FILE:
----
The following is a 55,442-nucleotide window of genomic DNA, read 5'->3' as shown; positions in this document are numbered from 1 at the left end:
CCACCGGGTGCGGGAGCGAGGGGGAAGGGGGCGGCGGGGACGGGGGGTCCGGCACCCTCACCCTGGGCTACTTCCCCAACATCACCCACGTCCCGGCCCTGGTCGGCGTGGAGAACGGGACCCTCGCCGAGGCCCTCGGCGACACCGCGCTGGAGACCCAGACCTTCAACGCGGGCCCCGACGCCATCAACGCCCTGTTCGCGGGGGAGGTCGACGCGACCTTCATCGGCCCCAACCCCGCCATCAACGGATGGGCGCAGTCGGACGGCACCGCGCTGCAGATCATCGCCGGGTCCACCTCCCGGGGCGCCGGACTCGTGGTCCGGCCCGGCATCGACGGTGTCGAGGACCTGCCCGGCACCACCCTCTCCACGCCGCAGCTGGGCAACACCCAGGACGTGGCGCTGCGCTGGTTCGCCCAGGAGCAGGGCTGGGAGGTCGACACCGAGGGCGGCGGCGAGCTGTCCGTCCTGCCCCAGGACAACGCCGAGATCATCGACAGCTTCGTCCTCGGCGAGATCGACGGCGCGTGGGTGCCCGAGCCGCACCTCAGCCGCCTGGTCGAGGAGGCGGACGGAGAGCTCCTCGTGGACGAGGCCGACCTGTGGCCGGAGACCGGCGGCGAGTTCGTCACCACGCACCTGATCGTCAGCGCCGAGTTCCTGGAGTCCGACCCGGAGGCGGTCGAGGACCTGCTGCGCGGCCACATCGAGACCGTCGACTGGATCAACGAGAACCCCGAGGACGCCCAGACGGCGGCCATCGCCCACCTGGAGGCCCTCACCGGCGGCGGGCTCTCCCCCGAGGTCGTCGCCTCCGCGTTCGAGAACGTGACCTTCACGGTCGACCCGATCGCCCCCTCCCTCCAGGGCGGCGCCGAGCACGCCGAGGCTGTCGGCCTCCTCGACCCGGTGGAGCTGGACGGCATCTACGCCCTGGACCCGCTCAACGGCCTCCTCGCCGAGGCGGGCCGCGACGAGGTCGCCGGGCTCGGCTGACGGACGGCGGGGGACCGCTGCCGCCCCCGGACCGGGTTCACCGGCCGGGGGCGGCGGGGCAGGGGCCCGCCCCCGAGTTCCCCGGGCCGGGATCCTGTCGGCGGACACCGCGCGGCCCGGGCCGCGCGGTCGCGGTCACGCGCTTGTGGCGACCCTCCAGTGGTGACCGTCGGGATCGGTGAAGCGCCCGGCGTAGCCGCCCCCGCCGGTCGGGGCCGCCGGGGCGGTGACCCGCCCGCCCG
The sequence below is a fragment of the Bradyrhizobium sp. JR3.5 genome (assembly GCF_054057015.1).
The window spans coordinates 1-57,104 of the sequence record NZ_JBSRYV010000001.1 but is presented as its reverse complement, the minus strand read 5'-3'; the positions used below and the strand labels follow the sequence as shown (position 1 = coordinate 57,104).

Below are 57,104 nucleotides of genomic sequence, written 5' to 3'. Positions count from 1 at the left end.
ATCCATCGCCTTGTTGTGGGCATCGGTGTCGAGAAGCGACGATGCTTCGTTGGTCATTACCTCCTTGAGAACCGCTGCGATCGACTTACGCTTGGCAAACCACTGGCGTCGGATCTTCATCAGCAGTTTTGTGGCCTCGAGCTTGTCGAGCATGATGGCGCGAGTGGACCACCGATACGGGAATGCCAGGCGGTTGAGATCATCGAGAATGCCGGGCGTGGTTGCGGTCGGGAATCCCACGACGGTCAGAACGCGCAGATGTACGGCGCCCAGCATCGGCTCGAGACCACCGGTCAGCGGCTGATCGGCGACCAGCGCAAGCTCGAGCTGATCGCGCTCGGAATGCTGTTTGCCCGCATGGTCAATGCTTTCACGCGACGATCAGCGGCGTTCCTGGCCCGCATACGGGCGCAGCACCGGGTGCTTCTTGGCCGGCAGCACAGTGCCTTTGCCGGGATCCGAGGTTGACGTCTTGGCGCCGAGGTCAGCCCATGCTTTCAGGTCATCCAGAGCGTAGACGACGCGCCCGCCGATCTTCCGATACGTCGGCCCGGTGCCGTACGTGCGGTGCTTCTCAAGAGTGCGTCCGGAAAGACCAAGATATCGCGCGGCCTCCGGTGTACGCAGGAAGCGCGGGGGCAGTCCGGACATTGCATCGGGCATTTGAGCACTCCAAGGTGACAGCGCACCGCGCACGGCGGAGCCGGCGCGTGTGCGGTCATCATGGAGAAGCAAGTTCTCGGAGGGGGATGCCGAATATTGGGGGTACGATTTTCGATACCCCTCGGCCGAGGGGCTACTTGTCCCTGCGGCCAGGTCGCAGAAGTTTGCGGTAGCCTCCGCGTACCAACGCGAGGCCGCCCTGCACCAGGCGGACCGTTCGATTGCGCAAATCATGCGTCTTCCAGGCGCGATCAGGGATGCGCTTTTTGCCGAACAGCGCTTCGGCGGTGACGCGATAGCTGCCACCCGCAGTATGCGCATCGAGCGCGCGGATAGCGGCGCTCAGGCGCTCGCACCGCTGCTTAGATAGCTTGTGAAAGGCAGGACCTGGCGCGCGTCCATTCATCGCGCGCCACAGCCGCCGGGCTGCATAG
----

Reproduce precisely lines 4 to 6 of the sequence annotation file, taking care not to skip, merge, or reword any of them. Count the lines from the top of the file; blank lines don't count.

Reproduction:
The window spans coordinates 1-57,104 of the sequence record NZ_JBSRYV010000001.1 but is presented as its reverse complement, the minus strand read 5'-3'; the positions used below and the strand labels follow the sequence as shown (position 1 = coordinate 57,104).

Below are 57,104 nucleotides of genomic sequence, written 5' to 3'. Positions count from 1 at the left end.
ATCCATCGCCTTGTTGTGGGCATCGGTGTCGAGAAGCGACGATGCTTCGTTGGTCATTACCTCCTTGAGAACCGCTGCGATCGACTTACGCTTGGCAAACCACTGGCGTCGGATCTTCATCAGCAGTTTTGTGGCCTCGAGCTTGTCGAGCATGATGGCGCGAGTGGACCACCGATACGGGAATGCCAGGCGGTTGAGATCATCGAGAATGCCGGGCGTGGTTGCGGTCGGGAATCCCACGACGGTCAGAACGCGCAGATGTACGGCGCCCAGCATCGGCTCGAGACCACCGGTCAGCGGCTGATCGGCGACCAGCGCAAGCTCGAGCTGATCGCGCTCGGAATGCTGTTTGCCCGCATGGTCAATGCTTTCACGCGACGATCAGCGGCGTTCCTGGCCCGCATACGGGCGCAGCACCGGGTGCTTCTTGGCCGGCAGCACAGTGCCTTTGCCGGGATCCGAGGTTGACGTCTTGGCGCCGAGGTCAGCCCATGCTTTCAGGTCATCCAGAGCGTAGACGACGCGCCCGCCGATCTTCCGATACGTCGGCCCGGTGCCGTACGTGCGGTGCTTCTCAAGAGTGCGTCCGGAAAGACCAAGATATCGCGCGGCCTCCGGTGTACGCAGGAAGCGCGGGGGCAGTCCGGACATTGCATCGGGCATTTGAGCACTCCAAGGTGACAGCGCACCGCGCACGGCGGAGCCGGCGCGTGTGCGGTCATCATGGAGAAGCAAGTTCTCGGAGGGGGATGCCGAATATTGGGGGTACGATTTTCGATACCCCTCGGCCGAGGGGCTACTTGTCCCTGCGGCCAGGTCGCAGAAGTTTGCGGTAGCCTCCGCGTACCAACGCGAGGCCGCCCTGCACCAGGCGGACCGTTCGATTGCGCAAATCATGCGTCTTCCAGGCGCGATCAGGGATGCGCTTTTTGCCGAACAGCGCTTCGGCGGTGACGCGATAGCTGCCACCCGCAGTATGCGCATCGAGCGCGCGGATAGCGGCGCTCAGGCGCTCGCACCGCTGCTTAGATAGCTTGTGAAAGGCAGGACCTGGCGCGCGTCCATTCATCGCGCGCCACAGCCGCCGGGCTGCATAG